In 1873, on the Gold Trail, Montana, the mysterious and controlling Dr. Joseph Frail arrives in the small town of Skull Creek with miners in a gold rush. Dr. Frail buys a cabin on the top of a hill and he sees the smalltime thief Rune wounded and chased by a mob that wants to hang him. Dr. Frail helps and heals Rune; but in return, he demands that the young man becomes his bond servant. The alcoholic healer and preacher George Grubb tells to the locals that Dr. Frail, who is an excellent gambler and gunfighter, is a devil and has a mysterious past but nobody gives attention to his words. Soon the stagecoach is robbed by thieves that kill the passengers but the coachman survives and three days later he reaches Skull Creek. He tells that the horses had speed down the hill with a young woman inside the stagecoach. The men organize a pursuit and the rude Frenchy Plante finds the Swedish Elizabeth Mahler burnt and blind. Dr. Frail and Rune take care of her and they learn that Elizabeth and... Written by
Claudio Carvalho, Rio de Janeiro, Brazil
Prior to the doctor attending to Elizabeth, he rolls his left sleeve up once and then the same sleeve again in the next shot. See more »
Must you always look at a woman like that?
Don't a partner have some right, hanh? don't he ever get a free look? I suppose you gotta get a doctor to get that, hunh? I suppose if you was a doctor, then you could get an eyeful, hanh?
[She slaps him]
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If I could sling a gun like Doc here, I'd be the biggest man in Montana Territory.
The Hanging Tree is directed by Delmer Daves and adapted to screenplay by Wendell Mayes and Halsted Welles from a story written by Dorothy M. Johnson. It stars Gary Cooper, Maria Schell, Karl Malden, Ben Piazza and George C. Scott. A Technicolor production, film was shot on location at the Oak Creek Wildlife Area, Yakima, Washington, with Ted D. McCord on cinematography duties, and Max Steiner scores the music.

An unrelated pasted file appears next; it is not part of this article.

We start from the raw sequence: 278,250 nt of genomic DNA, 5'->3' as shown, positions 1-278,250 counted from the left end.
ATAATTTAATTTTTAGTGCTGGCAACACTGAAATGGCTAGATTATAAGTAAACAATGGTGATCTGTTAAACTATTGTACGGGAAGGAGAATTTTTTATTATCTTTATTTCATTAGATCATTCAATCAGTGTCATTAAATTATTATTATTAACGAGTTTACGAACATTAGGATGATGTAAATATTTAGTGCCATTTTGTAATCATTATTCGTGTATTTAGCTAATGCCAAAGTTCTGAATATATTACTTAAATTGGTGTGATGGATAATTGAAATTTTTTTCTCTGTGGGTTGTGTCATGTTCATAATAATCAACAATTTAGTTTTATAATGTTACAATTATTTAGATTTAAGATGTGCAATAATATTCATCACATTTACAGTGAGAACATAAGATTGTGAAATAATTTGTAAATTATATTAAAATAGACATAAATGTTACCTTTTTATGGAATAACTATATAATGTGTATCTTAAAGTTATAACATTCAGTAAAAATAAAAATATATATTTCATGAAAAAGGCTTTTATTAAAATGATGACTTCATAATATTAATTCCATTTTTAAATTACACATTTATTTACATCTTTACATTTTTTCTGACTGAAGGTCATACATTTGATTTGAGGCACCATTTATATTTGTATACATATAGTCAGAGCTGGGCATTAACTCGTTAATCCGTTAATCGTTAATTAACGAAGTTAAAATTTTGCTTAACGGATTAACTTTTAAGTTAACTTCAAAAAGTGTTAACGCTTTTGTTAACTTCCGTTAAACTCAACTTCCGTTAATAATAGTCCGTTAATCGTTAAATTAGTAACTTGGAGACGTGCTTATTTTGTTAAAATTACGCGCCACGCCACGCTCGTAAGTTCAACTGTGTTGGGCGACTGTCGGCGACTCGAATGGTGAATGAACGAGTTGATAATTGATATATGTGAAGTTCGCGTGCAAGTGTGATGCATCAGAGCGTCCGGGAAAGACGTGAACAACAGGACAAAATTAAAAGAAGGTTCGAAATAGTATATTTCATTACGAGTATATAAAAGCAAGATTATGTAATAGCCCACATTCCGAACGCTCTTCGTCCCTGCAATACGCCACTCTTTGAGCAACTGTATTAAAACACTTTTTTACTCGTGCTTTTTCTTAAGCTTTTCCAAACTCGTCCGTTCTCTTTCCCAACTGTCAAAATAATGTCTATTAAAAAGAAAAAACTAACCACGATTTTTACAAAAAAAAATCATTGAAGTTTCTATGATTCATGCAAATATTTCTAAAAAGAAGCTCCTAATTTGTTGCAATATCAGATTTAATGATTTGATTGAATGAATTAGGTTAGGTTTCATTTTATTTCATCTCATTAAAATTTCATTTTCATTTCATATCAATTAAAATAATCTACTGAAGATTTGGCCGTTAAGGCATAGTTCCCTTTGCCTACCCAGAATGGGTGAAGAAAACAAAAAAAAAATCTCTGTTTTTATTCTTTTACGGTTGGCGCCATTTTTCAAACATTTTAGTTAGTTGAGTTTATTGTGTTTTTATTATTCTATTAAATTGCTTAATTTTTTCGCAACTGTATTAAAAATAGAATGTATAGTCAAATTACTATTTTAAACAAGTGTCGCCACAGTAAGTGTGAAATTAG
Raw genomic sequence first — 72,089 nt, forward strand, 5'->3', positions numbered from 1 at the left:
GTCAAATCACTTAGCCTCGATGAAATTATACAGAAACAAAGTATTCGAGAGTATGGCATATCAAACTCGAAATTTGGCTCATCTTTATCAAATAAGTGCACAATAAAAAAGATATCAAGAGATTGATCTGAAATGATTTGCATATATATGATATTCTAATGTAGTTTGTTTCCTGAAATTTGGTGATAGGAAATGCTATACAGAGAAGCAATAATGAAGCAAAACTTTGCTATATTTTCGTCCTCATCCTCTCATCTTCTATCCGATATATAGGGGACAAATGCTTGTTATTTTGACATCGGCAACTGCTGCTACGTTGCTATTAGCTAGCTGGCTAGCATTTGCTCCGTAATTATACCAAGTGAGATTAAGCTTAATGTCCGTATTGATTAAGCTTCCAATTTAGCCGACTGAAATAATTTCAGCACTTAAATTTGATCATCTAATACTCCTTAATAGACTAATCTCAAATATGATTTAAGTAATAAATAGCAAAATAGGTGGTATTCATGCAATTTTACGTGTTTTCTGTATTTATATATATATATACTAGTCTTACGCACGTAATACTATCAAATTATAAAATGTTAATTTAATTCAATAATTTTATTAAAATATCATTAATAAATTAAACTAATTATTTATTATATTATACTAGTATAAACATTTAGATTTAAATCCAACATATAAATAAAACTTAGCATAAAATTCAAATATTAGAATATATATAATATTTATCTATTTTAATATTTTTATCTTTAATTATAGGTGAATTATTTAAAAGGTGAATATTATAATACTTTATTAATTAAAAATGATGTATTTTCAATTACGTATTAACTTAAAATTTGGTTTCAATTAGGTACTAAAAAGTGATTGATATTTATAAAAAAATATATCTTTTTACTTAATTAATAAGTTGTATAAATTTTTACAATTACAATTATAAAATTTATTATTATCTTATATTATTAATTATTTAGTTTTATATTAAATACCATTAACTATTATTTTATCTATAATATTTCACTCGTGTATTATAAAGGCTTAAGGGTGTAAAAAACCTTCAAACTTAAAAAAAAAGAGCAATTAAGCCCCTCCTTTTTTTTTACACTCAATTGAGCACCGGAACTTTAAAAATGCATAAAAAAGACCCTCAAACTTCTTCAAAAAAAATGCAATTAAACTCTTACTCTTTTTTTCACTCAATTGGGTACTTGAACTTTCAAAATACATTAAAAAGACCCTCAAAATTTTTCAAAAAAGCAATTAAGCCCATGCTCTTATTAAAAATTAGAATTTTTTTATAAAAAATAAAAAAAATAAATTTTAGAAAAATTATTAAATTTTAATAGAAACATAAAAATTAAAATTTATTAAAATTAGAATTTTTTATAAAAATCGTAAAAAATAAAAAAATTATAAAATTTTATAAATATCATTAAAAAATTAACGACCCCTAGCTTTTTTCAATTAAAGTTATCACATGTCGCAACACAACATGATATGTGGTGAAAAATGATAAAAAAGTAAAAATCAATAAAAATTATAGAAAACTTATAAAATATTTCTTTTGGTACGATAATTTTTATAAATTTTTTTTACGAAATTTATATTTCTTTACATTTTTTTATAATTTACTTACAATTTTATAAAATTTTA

The Gold Trail, Montana 1878. Joseph Frail (Cooper), Doctor, Gambler and Gunslinger, arrives in the Gold mining town of Skull Creek looking to settle down and make a living. However, his past haunts him and after medically aiding Rune (Piazza) and Elizabeth Mahler (Schell), subsequently changing their lives, Frail finds this town and its people are less than enamoured with his presence.
Slow but compelling, The Hanging Tree has a unique feel to it on account of its interesting location setting, the Gold Rush backdrop and the multi stranded characters that form the story. Not given much support at the box office on its release, it's a film that has gained a cult following over the years and it's now often referred to as an intelligent Western. The performances are smart, from a very good cast, and the story manages to steer away from conventional Western movie pitfalls. But what marks it out as a must see for Western fans is the work of Daves (and Malden who stepped in while the director was hospitalised with ulcers), where the expansive scenery is utilised for both authentic impact on the narrative, and also for the emotional conditioning of the characters.
Personally I think it falls some way short of the great intelligent and psychological Westerns crafted by Boetticher and Mann. Yes there are complexities to the characters, but the script doesn't quite dig deep enough into them, which is particularly galling as regards Cooper's portrayal of Frail (an appropriate name given Coop's ailing health at the time). It's credit to Cooper that he still manages to bring the viewer into his pained world, helping to make the impact of the finale far better than it had any right to be if taken as written on the page. But it still rounds out as a thoroughly absorbing picture, one that's beautifully shot and scored with gusto by Steiner. Lovely hummable title song from Marty Robbins as well. 7/10
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